Central to our Lord’s teaching was the announcement that the kingdom of God was at hand. He ushered in the kingdom and rules now as King over all the earth. Christian education focuses on helping people to understand this truth and equips them to implement it in their lives. We dare not deny that the battle is real. And if the battle is real then people need to be equipped to fight the battle. Because people are ignorant of the differences between the kingdom of God and the kingdom of the world, they are like soldiers in a battle who have only blanks for ammunition. If a Christian educational ministry does not equip people to do battle against the evil one then it has failed to accomplish one of the central thrusts of the enterprise.
Establish His Relationships
Within the covenant context we not only develop our relationship to God through our Savior Jesus Christ, but we also establish our relationship to the brothers and sisters in the church and to those people outside. As members of the covenant we learn how to serve our great King and how to do battle with those outside of the kingdom.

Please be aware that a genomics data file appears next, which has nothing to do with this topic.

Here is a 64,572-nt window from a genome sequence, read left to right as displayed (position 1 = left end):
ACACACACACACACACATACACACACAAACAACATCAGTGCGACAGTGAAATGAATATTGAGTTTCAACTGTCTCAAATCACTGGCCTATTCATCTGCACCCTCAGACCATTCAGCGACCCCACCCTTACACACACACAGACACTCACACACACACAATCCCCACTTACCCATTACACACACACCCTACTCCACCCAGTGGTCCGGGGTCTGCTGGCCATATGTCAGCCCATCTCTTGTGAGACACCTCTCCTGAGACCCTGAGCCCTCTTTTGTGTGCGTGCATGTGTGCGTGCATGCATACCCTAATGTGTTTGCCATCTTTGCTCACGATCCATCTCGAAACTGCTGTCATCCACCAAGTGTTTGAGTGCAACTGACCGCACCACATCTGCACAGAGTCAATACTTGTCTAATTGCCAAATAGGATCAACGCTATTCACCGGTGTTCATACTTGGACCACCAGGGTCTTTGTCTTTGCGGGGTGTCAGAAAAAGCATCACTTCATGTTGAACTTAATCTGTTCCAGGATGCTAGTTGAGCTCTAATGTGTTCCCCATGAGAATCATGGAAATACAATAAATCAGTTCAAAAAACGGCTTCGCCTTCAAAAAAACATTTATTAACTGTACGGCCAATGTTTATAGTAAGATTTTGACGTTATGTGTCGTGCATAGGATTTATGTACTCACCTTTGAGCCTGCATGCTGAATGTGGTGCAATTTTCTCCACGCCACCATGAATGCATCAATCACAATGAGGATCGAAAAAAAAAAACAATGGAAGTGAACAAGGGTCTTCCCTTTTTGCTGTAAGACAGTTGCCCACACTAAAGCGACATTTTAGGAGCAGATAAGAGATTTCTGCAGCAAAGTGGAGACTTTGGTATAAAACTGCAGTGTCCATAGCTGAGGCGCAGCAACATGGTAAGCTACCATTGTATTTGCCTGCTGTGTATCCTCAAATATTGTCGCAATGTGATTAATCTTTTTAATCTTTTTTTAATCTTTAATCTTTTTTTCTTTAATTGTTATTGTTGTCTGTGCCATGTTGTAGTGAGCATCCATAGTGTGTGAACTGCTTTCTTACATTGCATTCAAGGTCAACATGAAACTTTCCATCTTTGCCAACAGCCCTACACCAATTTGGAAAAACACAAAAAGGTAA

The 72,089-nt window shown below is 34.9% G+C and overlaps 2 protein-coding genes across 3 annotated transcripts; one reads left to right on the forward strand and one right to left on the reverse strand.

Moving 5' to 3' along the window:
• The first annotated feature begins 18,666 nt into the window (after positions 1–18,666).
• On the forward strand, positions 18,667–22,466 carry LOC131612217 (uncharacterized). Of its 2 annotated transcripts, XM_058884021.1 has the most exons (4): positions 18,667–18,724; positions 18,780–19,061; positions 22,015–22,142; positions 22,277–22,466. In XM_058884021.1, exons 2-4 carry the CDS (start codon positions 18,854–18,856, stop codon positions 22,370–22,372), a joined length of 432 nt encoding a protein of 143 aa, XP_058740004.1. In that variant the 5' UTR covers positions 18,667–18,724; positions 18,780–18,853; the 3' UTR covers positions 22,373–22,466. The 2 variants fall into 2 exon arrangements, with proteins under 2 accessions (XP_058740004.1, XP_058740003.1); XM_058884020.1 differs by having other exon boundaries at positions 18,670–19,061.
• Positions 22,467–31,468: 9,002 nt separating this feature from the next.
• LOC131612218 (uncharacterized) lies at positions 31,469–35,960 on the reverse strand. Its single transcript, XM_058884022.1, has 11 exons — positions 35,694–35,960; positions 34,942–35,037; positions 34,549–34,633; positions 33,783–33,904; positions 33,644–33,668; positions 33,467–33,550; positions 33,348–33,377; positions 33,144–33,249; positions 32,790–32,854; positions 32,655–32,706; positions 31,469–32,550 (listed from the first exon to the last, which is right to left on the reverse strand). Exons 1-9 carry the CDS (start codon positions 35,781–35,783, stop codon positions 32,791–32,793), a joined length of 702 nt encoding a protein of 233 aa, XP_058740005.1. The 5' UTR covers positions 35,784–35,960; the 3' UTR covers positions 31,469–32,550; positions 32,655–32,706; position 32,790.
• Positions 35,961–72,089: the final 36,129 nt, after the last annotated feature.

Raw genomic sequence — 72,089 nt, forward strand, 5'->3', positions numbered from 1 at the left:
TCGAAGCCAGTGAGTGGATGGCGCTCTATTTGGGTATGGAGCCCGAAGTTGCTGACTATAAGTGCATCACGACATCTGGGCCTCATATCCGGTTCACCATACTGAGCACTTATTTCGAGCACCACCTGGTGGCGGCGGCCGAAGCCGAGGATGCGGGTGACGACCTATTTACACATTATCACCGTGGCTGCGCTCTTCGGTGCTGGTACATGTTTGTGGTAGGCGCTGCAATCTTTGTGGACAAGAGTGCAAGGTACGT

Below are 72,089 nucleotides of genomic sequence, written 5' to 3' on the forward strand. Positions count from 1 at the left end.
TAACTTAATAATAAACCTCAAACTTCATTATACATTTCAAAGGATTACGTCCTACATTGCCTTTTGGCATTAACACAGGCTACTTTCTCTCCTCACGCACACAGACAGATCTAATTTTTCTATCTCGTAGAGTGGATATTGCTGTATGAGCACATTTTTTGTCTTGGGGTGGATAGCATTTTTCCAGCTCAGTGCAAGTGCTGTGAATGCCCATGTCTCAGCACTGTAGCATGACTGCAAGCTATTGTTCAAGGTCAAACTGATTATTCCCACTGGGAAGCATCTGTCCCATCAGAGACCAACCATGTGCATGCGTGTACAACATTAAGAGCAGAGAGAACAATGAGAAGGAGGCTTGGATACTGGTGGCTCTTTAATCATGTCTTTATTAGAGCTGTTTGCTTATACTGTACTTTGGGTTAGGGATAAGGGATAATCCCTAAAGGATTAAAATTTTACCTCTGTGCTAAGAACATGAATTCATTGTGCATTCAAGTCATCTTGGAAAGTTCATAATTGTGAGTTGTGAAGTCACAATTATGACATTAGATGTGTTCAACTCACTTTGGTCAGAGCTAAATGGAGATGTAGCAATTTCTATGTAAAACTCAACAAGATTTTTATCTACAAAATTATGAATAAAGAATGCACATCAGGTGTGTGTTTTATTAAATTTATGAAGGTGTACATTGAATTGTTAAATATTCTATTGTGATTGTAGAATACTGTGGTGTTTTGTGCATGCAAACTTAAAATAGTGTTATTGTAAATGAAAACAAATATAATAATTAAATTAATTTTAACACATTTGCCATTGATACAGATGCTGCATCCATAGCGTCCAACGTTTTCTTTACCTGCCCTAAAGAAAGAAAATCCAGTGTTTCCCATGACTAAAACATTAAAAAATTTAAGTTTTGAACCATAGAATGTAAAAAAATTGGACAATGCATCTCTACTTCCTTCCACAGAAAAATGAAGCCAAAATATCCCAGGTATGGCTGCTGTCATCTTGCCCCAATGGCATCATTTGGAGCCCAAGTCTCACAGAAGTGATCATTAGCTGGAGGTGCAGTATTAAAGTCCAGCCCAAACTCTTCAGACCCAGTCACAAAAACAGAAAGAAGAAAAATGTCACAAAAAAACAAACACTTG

No one should be surprised at how closely related Christian education is to the center of what the church does. I would argue that it, therefore, ought to have a central role to play in the overall ministry of the church. That’s what I mean by getting Christian education back into focus. In many churches Christian education seems to have a place at the periphery of ministry rather than at its heart.
Some may wonder if the effort can pay the sort of dividends that have been suggested. Can we expect that a clearly focused Christian education program in the church will equip people to live as Christians in the midst of an ungodly society? I believe that the answer is yes.
Besides the arguments that can be made from the history of our tradition, there are a number of cultural reasons why Christian education can be effective in our day. All one has to do is look at his or her property tax bill to see that we are a people who expect a great deal from education and invest a great deal in it. North Americans are particularly prone to believe that personal and social problems can best be handled through the educational process. Since this is the way we think, it seems wise for the church to exploit the educational ministry to the fullest.